• The bad man yelled: horrible PI wiped out a Fant interception, then Tom Allen flagrantly violated the “Just for Jim Harbaugh” rule to get 10 calls in a row to go his way (says Craig). Yes, Urban doesn’t get flagged for this either: it’s just Harbaugh.
  • Indiana pass pro success: got their RT back, used an RB to block Bush, which didn’t go well for them but went better than leaving Bush unblocked.
  • Stunt game should be shelved—just opens up running lanes. Too tricky. Mone effect means less pass rush too.
  • Speight earlier this season? Pressure, WRs, stopped seeing things and lost footwork.
  • Sam has a recap of his Brandon Peters take: no he’s not a whiff, he’s not bad, he’s not transferring, he’s not behind, he’s a freshman and the offense asks the quarterback to be very advanced before and after the snap. Sam Darnold was a different story: he came in and threw 2-yard passes to 5-star receivers as a freshman.
  • PSU: McSorley is a B+, Barkley is legit. This isn’t an national championship team but it’s a very good one that’s closer to challenging Ohio State than losing to Michigan.

You can catch the entire episode on Michigan Insider's podcast stream on Audioboom.

Segment two is here. Segment three is here.

THE USUAL LINKS

Wednesday Presser 10-18-17: Tim Drevno

Wednesday Presser 10-18-17: Tim Drevno

Submitted by Adam Schnepp on October 18th, 2017 at 6:15 PM

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[Fuller]

How much improvement did you see from your guys up front in that Indiana game?

“I saw a lot of improvement. It was good. We still need to play better offensively and the guys up front, but when you rush for 271 yards there’s a lot of positivity. Guys are moving guys off the ball and protection was better, so it was a step forward as we prepare against Penn State this week.”

How much improvement have you seen out of Mike Onwenu?

“A lot, a lot of improvement. You can see that he’s moving his feet, he’s understanding it, he’s finishing. He could finish a little bit better, like all of them can, everybody on the offense. But you can see it. Light bulb’s going on, which is neat. He’s playing good football—really good football.”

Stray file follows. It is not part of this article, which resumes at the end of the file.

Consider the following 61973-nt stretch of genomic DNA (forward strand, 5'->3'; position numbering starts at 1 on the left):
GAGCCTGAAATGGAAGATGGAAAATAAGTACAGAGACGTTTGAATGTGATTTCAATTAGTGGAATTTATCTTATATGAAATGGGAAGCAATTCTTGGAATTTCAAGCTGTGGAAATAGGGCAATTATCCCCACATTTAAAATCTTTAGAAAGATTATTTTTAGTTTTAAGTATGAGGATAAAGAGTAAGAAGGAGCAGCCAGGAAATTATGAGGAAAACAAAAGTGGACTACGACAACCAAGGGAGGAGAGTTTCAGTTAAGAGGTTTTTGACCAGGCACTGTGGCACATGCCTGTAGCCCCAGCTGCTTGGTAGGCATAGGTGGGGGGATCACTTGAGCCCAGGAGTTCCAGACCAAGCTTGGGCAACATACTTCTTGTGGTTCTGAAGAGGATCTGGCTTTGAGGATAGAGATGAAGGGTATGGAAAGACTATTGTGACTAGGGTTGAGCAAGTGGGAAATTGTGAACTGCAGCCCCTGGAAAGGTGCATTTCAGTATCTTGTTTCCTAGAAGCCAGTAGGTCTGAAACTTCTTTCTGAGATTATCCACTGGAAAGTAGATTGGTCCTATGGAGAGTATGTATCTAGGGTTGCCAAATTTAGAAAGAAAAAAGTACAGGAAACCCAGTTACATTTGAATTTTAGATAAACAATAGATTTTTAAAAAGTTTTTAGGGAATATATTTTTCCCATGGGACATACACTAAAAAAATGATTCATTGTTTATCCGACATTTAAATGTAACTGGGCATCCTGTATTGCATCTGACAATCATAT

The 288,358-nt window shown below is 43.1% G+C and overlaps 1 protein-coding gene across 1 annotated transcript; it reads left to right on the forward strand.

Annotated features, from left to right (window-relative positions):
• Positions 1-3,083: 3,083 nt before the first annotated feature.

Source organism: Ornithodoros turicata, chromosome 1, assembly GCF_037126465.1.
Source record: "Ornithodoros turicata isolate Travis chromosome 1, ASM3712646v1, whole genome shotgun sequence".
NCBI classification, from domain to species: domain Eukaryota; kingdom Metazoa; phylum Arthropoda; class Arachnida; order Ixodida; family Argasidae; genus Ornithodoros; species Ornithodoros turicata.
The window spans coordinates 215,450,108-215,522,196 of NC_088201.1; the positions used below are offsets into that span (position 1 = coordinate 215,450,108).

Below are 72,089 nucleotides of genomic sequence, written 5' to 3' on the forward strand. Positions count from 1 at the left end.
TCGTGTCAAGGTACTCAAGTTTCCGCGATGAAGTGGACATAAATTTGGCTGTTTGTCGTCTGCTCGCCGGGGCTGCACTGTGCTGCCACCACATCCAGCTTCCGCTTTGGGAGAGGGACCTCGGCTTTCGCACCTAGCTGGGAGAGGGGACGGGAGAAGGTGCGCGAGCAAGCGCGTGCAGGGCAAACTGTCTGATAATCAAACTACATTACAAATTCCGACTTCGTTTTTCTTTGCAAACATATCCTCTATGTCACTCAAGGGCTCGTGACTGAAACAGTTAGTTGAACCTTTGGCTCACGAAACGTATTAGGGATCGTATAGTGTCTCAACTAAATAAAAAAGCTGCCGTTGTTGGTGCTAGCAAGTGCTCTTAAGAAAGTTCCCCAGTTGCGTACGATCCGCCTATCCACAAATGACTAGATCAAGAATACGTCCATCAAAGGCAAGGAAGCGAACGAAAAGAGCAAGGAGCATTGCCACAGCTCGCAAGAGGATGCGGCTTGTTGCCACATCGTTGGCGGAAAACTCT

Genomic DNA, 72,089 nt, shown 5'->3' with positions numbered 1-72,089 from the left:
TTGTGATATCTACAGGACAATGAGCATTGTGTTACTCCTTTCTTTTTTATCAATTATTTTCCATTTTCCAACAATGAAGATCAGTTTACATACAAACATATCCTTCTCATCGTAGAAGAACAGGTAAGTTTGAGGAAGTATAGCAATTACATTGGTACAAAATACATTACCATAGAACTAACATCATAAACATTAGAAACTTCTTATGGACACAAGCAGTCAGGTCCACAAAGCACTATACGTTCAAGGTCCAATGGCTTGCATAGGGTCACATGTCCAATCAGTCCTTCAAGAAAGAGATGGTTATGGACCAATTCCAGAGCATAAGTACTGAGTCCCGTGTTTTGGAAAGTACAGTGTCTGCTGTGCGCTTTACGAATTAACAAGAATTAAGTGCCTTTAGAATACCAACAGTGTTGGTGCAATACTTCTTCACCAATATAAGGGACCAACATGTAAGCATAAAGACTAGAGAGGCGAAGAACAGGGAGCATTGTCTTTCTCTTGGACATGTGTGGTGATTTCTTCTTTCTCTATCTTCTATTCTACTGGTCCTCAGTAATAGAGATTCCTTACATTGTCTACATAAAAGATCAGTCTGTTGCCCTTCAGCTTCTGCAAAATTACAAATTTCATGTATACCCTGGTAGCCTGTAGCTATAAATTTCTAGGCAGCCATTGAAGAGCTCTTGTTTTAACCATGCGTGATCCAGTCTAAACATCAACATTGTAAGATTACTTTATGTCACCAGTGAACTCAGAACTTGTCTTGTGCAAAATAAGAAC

How did Juwann Bushell-Beatty do in his first full contest?

“Juwann did a nice job. He competed well. There’s some thing we’ve got to clean up but he did a nice job for his first start here. He had a false start there at one point in time in the game but for the most part his protection was good. We’ve just got to clean up some of the run blocking things, but it was real positive.”

[After THE JUMP: Tim Drevno, an American Legion baseball field, a water pump, and a metaphor for the offense]

Game Over, Insert Freshman To Continue

Game Over, Insert Freshman To Continue

Submitted by Brian on October 16th, 2017 at 1:01 PM

10/14/2017 – Michigan 27, Indiana 20 (OT) – 5-1, 2-1 Big Ten

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[Bryan Fuller]

I am at stage five. I have passed through denial, anger, bargaining, and depression. And here we are: acceptance. Michigan is not very good this year. I accept that they are rebuilding.

Well... wait. Let me rephrase that. 60% of Michigan is righteous. 20% is questionable but encouraging. 20% is a deep, black pit of infinite depth that you fall through for hours at a time. The walls murmur foul, unspeakable red-zone stats. You yell "I DON'T BELIEVE RED ZONE OFFENSE IS MEANINGFULLY DIFFERENT FROM OVERALL OFFENSE"; the walls ignore you. Occasionally a gust of wind buffets you from below, braking your descent. It doesn't really matter, though. Terminal velocity or soon-to-reach terminal velocity are functionally identical when you are dropping forever in an inky expanse of nothing, waiting for the sickening crunch that will never come except when it does about every 365 days.

Woe! Woe! Fire and flame, death and brimstone! Woe. Dolorous woe.

...is what you might have said like 15 years ago when this stuff still had the capacity to hurt you. Now? Nah. Some Indiana fan sent me a picture of scoreboard from The Horror on Saturday and I just snorted. This is no longer a fanbase that considers 7-5 the "Year of Infinite Pain," as this site did way back in the ancient past. Michigan's going to lose some more games this year and end up in Florida on New Year's Day.

That's more or less fine. They return something like 21 starters next year, give or take QB. This depends on whether or not Brandon Peters can humorously conk John O'Korn in the head and sneakily don his jersey at some point in the next few weeks.

-------------------------------

You've probably figured it out already but the righteous bits are the run defense,  the pass defense, and special teams. The questionable-but-encouraging bit is a ground game that appears to be waking up and putting things together. And the black, infinite, inky pit is the passing offense.

O'Korn's 10-for-20, 58 yard performance was actually worse than last year's Indiana game, when he managed 59 yards on 16 throws. Michigan completed three passes for four yards in the second half—two of them screens—and did not even think about involving O'Korn in their attempts to put away the game. It got so bad that on one of Michigan's few downfield attempts of the fourth quarter that Official Journalists were barely concealing their bewilderment:

Very same, Zach Gentry. A quick glance at the photo that leads this column will confirm how very, very covered Kekoa Crawford was. And yet.